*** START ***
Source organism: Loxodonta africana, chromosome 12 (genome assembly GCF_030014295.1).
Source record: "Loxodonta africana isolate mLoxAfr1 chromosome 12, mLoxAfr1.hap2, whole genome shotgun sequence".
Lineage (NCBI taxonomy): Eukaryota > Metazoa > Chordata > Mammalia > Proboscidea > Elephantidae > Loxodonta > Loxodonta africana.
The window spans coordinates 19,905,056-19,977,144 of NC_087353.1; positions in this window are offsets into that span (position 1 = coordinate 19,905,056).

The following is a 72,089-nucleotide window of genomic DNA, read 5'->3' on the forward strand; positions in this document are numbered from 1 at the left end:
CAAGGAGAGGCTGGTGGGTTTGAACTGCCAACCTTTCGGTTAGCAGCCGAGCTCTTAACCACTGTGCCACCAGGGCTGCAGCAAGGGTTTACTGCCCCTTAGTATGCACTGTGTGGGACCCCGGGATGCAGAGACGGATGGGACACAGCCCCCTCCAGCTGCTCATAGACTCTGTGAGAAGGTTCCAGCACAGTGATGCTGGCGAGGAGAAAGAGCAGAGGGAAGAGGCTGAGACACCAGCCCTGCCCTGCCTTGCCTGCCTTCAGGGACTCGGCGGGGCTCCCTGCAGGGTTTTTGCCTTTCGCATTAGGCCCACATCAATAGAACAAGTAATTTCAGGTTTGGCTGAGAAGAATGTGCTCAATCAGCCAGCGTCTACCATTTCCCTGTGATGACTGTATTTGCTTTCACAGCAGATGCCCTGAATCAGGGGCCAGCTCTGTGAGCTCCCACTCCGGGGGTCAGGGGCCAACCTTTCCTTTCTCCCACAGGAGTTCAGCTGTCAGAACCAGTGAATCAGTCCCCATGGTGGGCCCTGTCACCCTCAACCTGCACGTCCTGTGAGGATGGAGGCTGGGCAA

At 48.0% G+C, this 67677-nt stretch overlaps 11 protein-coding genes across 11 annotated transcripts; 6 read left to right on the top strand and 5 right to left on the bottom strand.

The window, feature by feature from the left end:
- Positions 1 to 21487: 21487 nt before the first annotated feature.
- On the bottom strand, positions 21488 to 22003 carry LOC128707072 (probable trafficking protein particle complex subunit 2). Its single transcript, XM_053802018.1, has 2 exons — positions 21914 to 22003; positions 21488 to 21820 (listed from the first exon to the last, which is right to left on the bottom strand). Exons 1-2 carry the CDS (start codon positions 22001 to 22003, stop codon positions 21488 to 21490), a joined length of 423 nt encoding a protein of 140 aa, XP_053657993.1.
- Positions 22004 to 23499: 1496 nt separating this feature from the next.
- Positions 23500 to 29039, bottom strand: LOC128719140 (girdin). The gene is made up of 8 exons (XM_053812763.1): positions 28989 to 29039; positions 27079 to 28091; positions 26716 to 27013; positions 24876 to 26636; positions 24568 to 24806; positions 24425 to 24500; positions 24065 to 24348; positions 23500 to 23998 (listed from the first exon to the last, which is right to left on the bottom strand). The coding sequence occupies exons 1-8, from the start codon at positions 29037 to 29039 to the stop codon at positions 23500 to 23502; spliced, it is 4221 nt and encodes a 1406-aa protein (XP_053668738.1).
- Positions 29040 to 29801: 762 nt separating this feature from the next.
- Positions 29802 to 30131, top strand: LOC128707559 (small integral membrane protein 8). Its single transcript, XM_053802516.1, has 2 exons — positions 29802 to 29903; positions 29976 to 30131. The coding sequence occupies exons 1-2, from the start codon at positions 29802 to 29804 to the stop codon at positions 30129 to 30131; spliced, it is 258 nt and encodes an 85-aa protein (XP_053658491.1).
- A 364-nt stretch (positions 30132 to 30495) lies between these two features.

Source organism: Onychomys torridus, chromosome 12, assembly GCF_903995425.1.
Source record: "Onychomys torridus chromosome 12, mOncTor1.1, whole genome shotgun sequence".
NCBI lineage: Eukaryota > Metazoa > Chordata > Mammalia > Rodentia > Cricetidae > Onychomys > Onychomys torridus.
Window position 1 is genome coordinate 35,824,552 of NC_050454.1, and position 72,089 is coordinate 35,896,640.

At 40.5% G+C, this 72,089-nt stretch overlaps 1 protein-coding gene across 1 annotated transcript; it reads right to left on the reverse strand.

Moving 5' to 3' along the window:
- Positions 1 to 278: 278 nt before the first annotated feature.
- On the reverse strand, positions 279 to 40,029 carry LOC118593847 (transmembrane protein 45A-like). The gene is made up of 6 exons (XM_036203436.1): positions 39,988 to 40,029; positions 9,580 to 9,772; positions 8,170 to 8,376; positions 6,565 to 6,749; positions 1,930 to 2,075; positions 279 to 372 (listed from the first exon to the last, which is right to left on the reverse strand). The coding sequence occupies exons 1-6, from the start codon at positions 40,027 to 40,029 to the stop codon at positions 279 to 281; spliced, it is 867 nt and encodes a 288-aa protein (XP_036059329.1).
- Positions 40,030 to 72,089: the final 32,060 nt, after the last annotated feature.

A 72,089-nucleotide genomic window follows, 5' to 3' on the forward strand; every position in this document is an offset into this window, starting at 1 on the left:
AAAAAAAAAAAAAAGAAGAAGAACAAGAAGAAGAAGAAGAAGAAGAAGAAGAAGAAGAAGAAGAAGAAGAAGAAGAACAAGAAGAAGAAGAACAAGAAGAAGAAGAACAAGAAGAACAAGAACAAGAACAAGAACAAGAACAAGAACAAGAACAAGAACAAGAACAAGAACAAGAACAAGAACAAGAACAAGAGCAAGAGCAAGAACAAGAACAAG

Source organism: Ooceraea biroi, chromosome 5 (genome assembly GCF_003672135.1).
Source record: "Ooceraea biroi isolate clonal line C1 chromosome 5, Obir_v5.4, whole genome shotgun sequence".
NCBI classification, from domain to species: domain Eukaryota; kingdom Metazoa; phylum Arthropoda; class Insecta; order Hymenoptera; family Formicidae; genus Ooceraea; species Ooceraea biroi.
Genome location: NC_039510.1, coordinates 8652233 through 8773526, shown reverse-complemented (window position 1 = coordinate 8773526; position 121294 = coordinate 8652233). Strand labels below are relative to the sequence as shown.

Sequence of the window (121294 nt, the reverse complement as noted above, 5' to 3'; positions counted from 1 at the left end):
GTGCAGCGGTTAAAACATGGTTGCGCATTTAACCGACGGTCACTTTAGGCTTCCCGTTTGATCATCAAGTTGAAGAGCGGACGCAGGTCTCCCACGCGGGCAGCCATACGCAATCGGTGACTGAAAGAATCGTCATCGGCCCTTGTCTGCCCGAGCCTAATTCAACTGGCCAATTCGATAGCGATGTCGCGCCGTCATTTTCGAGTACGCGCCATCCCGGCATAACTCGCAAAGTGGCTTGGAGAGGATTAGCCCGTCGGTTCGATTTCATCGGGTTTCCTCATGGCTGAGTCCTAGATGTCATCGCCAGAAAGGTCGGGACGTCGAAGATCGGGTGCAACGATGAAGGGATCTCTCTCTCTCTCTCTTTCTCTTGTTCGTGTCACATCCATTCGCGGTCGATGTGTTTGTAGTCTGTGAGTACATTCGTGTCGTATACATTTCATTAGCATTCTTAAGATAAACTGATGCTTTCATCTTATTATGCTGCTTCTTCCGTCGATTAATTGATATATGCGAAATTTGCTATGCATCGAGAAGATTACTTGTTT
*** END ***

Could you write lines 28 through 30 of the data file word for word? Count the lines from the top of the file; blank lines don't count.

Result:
Source record: "Ooceraea biroi isolate clonal line C1 chromosome 5, Obir_v5.4, whole genome shotgun sequence".
NCBI classification, from domain to species: domain Eukaryota; kingdom Metazoa; phylum Arthropoda; class Insecta; order Hymenoptera; family Formicidae; genus Ooceraea; species Ooceraea biroi.
Genome location: NC_039510.1, coordinates 8652233 through 8773526, shown reverse-complemented (window position 1 = coordinate 8773526; position 121294 = coordinate 8652233). Strand labels below are relative to the sequence as shown.